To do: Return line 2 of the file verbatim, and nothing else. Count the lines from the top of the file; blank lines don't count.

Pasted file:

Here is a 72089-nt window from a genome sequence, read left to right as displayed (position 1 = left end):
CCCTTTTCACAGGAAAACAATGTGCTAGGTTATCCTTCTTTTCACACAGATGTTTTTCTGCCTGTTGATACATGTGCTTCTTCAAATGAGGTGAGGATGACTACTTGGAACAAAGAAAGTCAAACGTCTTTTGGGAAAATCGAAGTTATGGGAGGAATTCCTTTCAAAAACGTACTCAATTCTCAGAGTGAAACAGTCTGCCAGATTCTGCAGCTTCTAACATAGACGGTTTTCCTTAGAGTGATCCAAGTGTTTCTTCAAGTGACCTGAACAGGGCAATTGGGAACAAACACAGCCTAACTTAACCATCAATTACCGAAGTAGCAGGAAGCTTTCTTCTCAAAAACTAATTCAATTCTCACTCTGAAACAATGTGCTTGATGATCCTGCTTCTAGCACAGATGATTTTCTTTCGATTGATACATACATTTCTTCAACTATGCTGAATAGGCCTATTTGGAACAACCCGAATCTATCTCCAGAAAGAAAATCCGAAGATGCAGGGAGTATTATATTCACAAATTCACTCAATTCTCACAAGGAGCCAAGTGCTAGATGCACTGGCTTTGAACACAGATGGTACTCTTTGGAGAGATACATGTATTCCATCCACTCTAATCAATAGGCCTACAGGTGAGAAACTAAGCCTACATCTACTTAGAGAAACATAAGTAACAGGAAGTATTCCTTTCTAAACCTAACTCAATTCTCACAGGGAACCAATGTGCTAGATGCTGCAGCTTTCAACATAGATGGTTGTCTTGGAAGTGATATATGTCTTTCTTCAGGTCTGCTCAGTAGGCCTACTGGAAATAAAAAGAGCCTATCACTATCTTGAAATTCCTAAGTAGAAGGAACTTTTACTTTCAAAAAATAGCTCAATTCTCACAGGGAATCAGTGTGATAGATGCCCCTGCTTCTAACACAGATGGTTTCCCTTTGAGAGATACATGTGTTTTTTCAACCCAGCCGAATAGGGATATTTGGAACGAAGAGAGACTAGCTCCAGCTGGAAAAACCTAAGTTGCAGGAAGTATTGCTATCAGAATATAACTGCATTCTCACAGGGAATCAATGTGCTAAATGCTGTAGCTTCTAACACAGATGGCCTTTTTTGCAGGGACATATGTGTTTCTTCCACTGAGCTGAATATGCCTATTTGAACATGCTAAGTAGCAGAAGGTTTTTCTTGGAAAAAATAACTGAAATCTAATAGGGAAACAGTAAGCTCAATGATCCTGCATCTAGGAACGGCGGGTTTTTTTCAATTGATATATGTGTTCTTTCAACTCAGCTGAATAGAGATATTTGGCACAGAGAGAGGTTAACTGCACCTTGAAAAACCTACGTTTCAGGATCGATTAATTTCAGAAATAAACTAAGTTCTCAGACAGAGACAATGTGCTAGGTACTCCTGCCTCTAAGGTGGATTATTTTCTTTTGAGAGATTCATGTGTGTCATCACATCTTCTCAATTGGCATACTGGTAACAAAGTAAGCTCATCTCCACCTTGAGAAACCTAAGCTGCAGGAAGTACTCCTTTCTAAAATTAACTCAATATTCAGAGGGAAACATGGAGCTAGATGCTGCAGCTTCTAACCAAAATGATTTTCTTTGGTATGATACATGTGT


CCCTTTTCACAGGAAAACAATGTGCTAGGTTATCCTTCTTTTCACACAGATGTTTTTCTGCCTGTTGATACATGTGCTTCTTCAAATGAGGTGAGGATGACTACTTGGAACAAAGAAAGTCAAACGTCTTTTGGGAAAATCGAAGTTATGGGAGGAATTCCTTTCAAAAACGTACTCAATTCTCAGAGTGAAACAGTCTGCCAGATTCTGCAGCTTCTAACATAGACGGTTTTCCTTAGAGTGATCCAAGTGTTTCTTCAAGTGACCTGAACAGGGCAATTGGGAACAAACACAGCCTAACTTAACCATCAATTACCGAAGTAGCAGGAAGCTTTCTTCTCAAAAACTAATTCAATTCTCACTCTGAAACAATGTGCTTGATGATCCTGCTTCTAGCACAGATGATTTTCTTTCGATTGATACATACATTTCTTCAACTATGCTGAATAGGCCTATTTGGAACAACCCGAATCTATCTCCAGAAAGAAAATCCGAAGATGCAGGGAGTATTATATTCACAAATTCACTCAATTCTCACAAGGAGCCAAGTGCTAGATGCACTGGCTTTGAACACAGATGGTACTCTTTGGAGAGATACATGTATTCCATCCACTCTAATCAATAGGCCTACAGGTGAGAAACTAAGCCTACATCTACTTAGAGAAACATAAGTAACAGGAAGTATTCCTTTCTAAACCTAACTCAATTCTCACAGGGAACCAATGTGCTAGATGCTGCAGCTTTCAACATAGATGGTTGTCTTGGAAGTGATATATGTCTTTCTTCAGGTCTGCTCAGTAGGCCTACTGGAAATAAAAAGAGCCTATCACTATCTTGAAATTCCTAAGTAGAAGGAACTTTTACTTTCAAAAAATAGCTCAATTCTCACAGGGAATCAGTGTGATAGATGCCCCTGCTTCTAACACAGATGGTTTCCCTTTGAGAGATACATGTGTTTTTTCAACCCAGCCGAATAGGGATATTTGGAACGAAGAGAGACTAGCTCCAGCTGGAAAAACCTAAGTTGCAGGAAGTATTGCTATCAGAATATAACTGCATTCTCACAGGGAATCAATGTGCTAAATGCTGTAGCTTCTAACACAGATGGCCTTTTTTGCAGGGACATATGTGTTTCTTCCACTGAGCTGAATATGCCTATTTGAACATGCTAAGTAGCAGAAGGTTTTTCTTGGAAAAAATAACTGAAATCTAATAGGGAAACAGTAAGCTCAATGATCCTGCATCTAGGAACGGCGGGTTTTTTTCAATTGATATATGTGTTCTTTCAACTCAGCTGAATAGAGATATTTGGCACAGAGAGAGGTTAACTGCACCTTGAAAAACCTACGTTTCAGGATCGATTAATTTCAGAAATAAACTAAGTTCTCAGACAGAGACAATGTGCTAGGTACTCCTGCCTCTAAGGTGGATTATTTTCTTTTGAGAGATTCATGTGTGTCATCACATCTTCTCAATTGGCATACTGGTAACAAAGTAAGCTCATCTCCACCTTGAGAAACCTAAGCTGCAGGAAGTACTCCTTTCTAAAATTAACTCAATATTCAGAGGGAAACATGGAGCTAGATGCTGCAGCTTCTAACCAAAATGATTTTCTTTGGTATGATACATGTGT